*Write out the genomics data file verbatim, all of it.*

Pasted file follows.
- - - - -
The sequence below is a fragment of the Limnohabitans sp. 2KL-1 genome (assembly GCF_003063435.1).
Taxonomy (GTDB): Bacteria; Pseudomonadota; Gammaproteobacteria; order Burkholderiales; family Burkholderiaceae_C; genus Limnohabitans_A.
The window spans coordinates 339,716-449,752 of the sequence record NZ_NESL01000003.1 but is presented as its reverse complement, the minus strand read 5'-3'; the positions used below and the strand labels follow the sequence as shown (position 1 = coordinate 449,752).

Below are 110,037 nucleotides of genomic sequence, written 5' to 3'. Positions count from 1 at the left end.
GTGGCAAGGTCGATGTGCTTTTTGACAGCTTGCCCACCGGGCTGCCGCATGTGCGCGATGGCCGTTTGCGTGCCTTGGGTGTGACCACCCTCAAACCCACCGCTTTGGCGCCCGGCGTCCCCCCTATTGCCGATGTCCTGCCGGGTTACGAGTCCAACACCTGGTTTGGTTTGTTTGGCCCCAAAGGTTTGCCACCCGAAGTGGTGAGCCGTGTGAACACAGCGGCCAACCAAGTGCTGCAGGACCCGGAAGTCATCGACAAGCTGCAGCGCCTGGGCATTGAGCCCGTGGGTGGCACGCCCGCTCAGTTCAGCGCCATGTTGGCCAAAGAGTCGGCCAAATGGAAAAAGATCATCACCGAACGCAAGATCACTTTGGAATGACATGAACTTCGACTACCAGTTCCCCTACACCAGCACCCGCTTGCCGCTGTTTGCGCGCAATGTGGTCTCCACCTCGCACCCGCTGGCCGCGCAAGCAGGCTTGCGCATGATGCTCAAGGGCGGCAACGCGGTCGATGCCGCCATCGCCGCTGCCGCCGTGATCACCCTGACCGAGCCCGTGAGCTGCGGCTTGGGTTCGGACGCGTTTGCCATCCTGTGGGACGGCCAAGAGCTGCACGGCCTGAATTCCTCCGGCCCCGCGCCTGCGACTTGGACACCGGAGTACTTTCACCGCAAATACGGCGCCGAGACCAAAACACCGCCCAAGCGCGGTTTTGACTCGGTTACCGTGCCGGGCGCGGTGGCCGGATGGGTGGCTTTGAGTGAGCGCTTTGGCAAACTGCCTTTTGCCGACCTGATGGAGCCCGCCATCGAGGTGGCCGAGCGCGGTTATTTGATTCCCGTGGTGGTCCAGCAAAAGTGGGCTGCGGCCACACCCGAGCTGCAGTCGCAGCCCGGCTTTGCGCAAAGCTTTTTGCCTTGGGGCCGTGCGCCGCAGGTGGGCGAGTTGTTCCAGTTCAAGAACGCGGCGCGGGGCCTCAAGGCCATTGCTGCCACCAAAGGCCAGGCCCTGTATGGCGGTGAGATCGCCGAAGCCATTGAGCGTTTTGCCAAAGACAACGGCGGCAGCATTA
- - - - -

The sequence below is a fragment of the Limnohabitans sp. 2KL-1 genome (assembly GCF_003063435.1).
Taxonomy (GTDB): Bacteria; Pseudomonadota; Gammaproteobacteria; order Burkholderiales; family Burkholderiaceae_C; genus Limnohabitans_A.
The window spans coordinates 339,716-449,752 of the sequence record NZ_NESL01000003.1 but is presented as its reverse complement, the minus strand read 5'-3'; the positions used below and the strand labels follow the sequence as shown (position 1 = coordinate 449,752).

Below are 110,037 nucleotides of genomic sequence, written 5' to 3'. Positions count from 1 at the left end.
GTGGCAAGGTCGATGTGCTTTTTGACAGCTTGCCCACCGGGCTGCCGCATGTGCGCGATGGCCGTTTGCGTGCCTTGGGTGTGACCACCCTCAAACCCACCGCTTTGGCGCCCGGCGTCCCCCCTATTGCCGATGTCCTGCCGGGTTACGAGTCCAACACCTGGTTTGGTTTGTTTGGCCCCAAAGGTTTGCCACCCGAAGTGGTGAGCCGTGTGAACACAGCGGCCAACCAAGTGCTGCAGGACCCGGAAGTCATCGACAAGCTGCAGCGCCTGGGCATTGAGCCCGTGGGTGGCACGCCCGCTCAGTTCAGCGCCATGTTGGCCAAAGAGTCGGCCAAATGGAAAAAGATCATCACCGAACGCAAGATCACTTTGGAATGACATGAACTTCGACTACCAGTTCCCCTACACCAGCACCCGCTTGCCGCTGTTTGCGCGCAATGTGGTCTCCACCTCGCACCCGCTGGCCGCGCAAGCAGGCTTGCGCATGATGCTCAAGGGCGGCAACGCGGTCGATGCCGCCATCGCCGCTGCCGCCGTGATCACCCTGACCGAGCCCGTGAGCTGCGGCTTGGGTTCGGACGCGTTTGCCATCCTGTGGGACGGCCAAGAGCTGCACGGCCTGAATTCCTCCGGCCCCGCGCCTGCGACTTGGACACCGGAGTACTTTCACCGCAAATACGGCGCCGAGACCAAAACACCGCCCAAGCGCGGTTTTGACTCGGTTACCGTGCCGGGCGCGGTGGCCGGATGGGTGGCTTTGAGTGAGCGCTTTGGCAAACTGCCTTTTGCCGACCTGATGGAGCCCGCCATCGAGGTGGCCGAGCGCGGTTATTTGATTCCCGTGGTGGTCCAGCAAAAGTGGGCTGCGGCCACACCCGAGCTGCAGTCGCAGCCCGGCTTTGCGCAAAGCTTTTTGCCTTGGGGCCGTGCGCCGCAGGTGGGCGAGTTGTTCCAGTTCAAGAACGCGGCGCGGGGCCTCAAGGCCATTGCTGCCACCAAAGGCCAGGCCCTGTATGGCGGTGAGATCGCCGAAGCCATTGAGCGTTTTGCCAAAGACAACGGCGGCAGCATTA